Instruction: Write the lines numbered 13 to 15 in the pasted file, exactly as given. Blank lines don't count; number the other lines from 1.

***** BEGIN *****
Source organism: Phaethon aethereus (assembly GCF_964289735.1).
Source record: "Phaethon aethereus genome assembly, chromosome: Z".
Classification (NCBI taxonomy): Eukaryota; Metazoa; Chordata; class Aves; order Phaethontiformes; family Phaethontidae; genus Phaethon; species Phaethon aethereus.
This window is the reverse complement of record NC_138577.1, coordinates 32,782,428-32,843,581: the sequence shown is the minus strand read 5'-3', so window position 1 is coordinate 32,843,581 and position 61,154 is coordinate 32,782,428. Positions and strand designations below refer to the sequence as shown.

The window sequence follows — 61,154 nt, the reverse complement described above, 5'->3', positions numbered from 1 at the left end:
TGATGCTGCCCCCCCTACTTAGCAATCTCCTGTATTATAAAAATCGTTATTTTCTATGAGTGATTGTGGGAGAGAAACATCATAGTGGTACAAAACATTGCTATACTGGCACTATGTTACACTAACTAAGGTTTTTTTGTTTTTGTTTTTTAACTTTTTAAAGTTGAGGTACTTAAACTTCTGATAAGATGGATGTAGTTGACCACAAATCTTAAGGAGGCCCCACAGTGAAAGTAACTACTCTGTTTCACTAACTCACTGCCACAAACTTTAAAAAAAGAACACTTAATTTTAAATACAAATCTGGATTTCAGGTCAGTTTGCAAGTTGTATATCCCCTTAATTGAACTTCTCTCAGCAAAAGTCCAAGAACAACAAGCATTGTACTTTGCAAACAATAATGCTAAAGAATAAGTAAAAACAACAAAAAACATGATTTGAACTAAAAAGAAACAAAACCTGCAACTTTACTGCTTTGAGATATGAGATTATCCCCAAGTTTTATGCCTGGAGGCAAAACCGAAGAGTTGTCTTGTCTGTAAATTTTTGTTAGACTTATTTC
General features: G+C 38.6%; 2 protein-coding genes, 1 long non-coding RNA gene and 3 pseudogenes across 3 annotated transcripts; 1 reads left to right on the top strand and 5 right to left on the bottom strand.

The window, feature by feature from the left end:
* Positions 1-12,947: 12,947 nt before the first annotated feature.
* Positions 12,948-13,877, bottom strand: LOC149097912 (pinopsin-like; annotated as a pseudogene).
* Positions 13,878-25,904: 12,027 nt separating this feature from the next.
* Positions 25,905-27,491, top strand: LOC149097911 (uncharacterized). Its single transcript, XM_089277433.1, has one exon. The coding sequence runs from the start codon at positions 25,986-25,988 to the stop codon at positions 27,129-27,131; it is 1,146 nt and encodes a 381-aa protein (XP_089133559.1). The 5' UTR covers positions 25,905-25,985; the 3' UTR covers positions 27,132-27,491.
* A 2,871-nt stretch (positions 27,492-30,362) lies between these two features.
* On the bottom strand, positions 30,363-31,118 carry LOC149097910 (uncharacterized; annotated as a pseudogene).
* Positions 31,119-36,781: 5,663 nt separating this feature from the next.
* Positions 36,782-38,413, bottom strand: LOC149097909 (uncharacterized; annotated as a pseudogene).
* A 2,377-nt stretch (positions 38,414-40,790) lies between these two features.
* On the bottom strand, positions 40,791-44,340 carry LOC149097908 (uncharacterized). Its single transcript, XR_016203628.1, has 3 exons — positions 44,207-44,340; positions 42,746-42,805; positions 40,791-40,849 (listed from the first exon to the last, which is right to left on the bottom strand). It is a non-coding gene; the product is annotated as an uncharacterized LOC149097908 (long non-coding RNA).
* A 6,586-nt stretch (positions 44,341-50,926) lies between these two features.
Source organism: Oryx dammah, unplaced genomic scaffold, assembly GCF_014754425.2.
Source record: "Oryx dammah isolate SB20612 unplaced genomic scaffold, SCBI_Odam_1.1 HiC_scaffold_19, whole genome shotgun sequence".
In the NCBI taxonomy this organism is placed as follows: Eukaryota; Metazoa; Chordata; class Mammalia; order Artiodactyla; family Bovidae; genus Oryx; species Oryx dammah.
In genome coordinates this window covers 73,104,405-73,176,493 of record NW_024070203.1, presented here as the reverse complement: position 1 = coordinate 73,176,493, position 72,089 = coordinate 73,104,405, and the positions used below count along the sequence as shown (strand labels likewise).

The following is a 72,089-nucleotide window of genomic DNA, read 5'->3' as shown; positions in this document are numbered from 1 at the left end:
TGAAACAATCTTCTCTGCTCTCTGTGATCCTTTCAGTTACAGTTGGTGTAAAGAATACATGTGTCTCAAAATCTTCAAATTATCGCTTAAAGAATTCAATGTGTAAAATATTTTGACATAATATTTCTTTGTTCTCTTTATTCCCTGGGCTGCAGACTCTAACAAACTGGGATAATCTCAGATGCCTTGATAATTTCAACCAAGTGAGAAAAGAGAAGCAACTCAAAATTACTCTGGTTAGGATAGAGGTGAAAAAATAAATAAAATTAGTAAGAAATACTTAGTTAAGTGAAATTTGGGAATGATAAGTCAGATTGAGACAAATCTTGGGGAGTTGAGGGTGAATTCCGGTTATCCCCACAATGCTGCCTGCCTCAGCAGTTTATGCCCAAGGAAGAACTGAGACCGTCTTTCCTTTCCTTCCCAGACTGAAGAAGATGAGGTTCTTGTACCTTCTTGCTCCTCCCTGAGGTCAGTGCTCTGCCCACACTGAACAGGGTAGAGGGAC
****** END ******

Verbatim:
* A 2,871-nt stretch (positions 27,492-30,362) lies between these two features.
* On the bottom strand, positions 30,363-31,118 carry LOC149097910 (uncharacterized; annotated as a pseudogene).
* Positions 31,119-36,781: 5,663 nt separating this feature from the next.